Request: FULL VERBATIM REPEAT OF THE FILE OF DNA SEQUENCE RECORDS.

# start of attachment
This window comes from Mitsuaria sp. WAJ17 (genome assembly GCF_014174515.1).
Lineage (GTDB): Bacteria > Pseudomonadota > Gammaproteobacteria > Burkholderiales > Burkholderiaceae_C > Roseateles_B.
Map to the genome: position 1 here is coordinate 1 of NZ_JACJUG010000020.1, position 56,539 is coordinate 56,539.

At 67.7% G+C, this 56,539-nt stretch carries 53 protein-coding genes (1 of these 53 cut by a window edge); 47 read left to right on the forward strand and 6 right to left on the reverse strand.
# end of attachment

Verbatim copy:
This window comes from Mitsuaria sp. WAJ17 (genome assembly GCF_014174515.1).
Lineage (GTDB): Bacteria > Pseudomonadota > Gammaproteobacteria > Burkholderiales > Burkholderiaceae_C > Roseateles_B.
Map to the genome: position 1 here is coordinate 1 of NZ_JACJUG010000020.1, position 56,539 is coordinate 56,539.

At 67.7% G+C, this 56,539-nt stretch carries 53 protein-coding genes (1 of these 53 cut by a window edge); 47 read left to right on the forward strand and 6 right to left on the reverse strand.